Joined:
    Nov 29, 2010
    Location:
    Missouri
    #10
    I've been using Parallels just fine on a 2012 13" MBP with 16GB of RAM.

    If you can afford it, the performance is going to be significantly better on a 15" MacBook Pro. Really, there's no question. Especially as light and thin as these are, even the 15" model is super portable.
     
  11. imorton macrumors 6502

    Joined:
    Aug 21, 2010
    #11
    I also use Parallels VM's with a mid 2012 MB Pro 13" with 16GB Ram and it works real smooth.. :)
     
  12. el-John-o macrumors 65816

    Joined:
    Nov 29, 2010
    Location:
    Missouri
    #12
    One thing to think about;

    With this insanely fast SSD in these new Mac's, that's almost definitely to be faster than anything you've ever used; dual-booting might be an even better option. Unless you use Windows apps a lot. I honestly don't frequently, and I usually don't need to also run Mac apps at the same time. I'm considering not upgrading Parallels (I'm still on an older version) and just dual booting exclusively, because swapping OS's is not going to take that much time...
     
  13. lympero thread starter macrumors 6502a

    lympero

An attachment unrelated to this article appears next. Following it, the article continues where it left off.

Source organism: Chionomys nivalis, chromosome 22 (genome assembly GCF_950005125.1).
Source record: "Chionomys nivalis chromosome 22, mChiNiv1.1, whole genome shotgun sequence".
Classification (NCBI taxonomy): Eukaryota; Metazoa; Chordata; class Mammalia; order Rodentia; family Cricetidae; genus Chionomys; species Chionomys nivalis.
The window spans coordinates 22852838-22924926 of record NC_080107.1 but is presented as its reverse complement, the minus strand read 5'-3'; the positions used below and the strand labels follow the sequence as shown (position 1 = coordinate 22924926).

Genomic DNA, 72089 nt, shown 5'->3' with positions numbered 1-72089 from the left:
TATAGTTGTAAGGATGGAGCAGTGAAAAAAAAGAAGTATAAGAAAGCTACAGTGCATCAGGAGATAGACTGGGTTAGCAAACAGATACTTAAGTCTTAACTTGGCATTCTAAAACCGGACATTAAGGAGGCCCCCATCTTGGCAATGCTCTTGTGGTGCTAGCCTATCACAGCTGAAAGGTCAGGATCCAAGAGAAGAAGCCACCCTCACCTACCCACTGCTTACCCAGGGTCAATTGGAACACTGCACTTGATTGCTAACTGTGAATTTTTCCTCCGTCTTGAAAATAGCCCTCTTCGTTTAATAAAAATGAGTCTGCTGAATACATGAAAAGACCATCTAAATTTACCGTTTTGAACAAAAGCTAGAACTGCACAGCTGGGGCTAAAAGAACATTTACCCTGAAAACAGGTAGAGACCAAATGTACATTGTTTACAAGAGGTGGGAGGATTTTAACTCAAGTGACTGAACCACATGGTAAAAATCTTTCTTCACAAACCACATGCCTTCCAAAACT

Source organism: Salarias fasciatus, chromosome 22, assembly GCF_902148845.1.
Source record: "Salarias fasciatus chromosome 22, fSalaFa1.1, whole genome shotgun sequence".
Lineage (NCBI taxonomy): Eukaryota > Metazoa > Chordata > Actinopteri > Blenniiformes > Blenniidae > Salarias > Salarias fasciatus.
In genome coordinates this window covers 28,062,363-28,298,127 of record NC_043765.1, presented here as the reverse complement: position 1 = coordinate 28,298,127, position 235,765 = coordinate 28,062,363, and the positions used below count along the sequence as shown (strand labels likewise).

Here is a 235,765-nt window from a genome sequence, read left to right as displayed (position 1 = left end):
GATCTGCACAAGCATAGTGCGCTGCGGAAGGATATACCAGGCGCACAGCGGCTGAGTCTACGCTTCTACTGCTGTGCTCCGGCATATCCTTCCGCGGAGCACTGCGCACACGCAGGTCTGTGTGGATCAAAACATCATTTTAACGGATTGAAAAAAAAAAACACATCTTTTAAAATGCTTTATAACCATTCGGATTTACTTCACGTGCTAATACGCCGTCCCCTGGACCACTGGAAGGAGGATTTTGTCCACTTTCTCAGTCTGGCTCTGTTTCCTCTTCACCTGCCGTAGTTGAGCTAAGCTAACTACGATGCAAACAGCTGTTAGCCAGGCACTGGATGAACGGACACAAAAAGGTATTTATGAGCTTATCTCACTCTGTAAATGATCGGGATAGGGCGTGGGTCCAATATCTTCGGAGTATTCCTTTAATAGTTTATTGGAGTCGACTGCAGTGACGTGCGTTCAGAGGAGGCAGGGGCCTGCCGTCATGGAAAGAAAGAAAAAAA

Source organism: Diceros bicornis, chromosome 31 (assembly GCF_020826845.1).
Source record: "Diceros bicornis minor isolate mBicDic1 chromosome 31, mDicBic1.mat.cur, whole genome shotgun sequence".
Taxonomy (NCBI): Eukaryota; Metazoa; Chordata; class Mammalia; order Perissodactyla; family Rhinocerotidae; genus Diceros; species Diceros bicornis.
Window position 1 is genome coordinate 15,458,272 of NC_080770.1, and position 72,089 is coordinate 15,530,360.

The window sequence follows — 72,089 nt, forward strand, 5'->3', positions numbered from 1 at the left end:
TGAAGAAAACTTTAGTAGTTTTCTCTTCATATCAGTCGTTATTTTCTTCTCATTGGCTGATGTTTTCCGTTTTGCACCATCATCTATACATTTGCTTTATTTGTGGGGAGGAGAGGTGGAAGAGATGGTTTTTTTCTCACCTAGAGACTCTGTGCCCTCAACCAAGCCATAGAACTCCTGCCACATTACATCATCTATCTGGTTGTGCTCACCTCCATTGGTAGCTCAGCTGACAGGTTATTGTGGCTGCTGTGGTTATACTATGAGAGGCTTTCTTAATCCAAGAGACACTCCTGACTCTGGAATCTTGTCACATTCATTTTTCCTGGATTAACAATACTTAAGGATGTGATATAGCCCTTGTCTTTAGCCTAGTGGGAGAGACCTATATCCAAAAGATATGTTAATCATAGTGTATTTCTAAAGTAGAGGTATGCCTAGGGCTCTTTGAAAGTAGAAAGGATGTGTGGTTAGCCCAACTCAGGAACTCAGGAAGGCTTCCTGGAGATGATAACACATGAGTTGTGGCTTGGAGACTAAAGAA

Joined:
    Sep 1, 2008
    Location:
    Arta, Greece
    #13
    Yeah I'm getting the 256 version so I can't dedicate lots of space to boot camp. Another thought is to use an external thunderbolt ssd.
     
  14. el-John-o macrumors 65816

    Joined:
    Nov 29, 2010
    Location:
    Missouri
    #14
    Windows is the same size whether you run it in Parallels or boot camp. It's going to take up just as much space.
     
  15. lympero thread starter macrumors 6502a

    lympero

    Joined:
    Sep 1, 2008
    Location:
    Arta, Greece
    #15
    With parallels the size is dynamically allocated whereas with parallels you have to specify the size when creating the partition (haven't made a boot camp
    Partition so I'm not so sure about that).

    Another topic which makes my decision even easier about choosing the 2015 model. I just noticed that the expensive shiny new processor used in the new mbp is not that new. It was release just after 6 months after the one used in 2015 mbp, in September 2015! It's already 14 months old and the benchmarks don't show much of an improvement tbh.
    http://www.cpu-monkey.com/en/compare_cpu-intel_core_i5_6267u-584-vs-intel_core_i5_5257u-472
     
  16. el-John-o macrumors 65816

    Joined:
    Nov 29, 2010
    Location:
    Missouri
    #16
    The next generation from Intel is called "Kaby Lake". The 2016 MacBook Pro's have "Skylake". CPU's aren't necessarily released every year.

    Some Kaby Lake chips are out, some aren't. But it's important to note; they aren't any faster. They do have a bit of a better GPU though; which is a bigger deal on the 13" for sure. If a Kaby Lake MBP comes (and Apple doesn't just skip ahead to Cannonlake in 2018 which is going to bring much bigger improvements; including lifting the ceiling of 16GB of low energy RAM), it'll potentially have a slightly improved battery life, since the Kaby Lake chips use less energy.

    Kaby Lake is an efficiency bump, not a performance bump.
     

Share This Page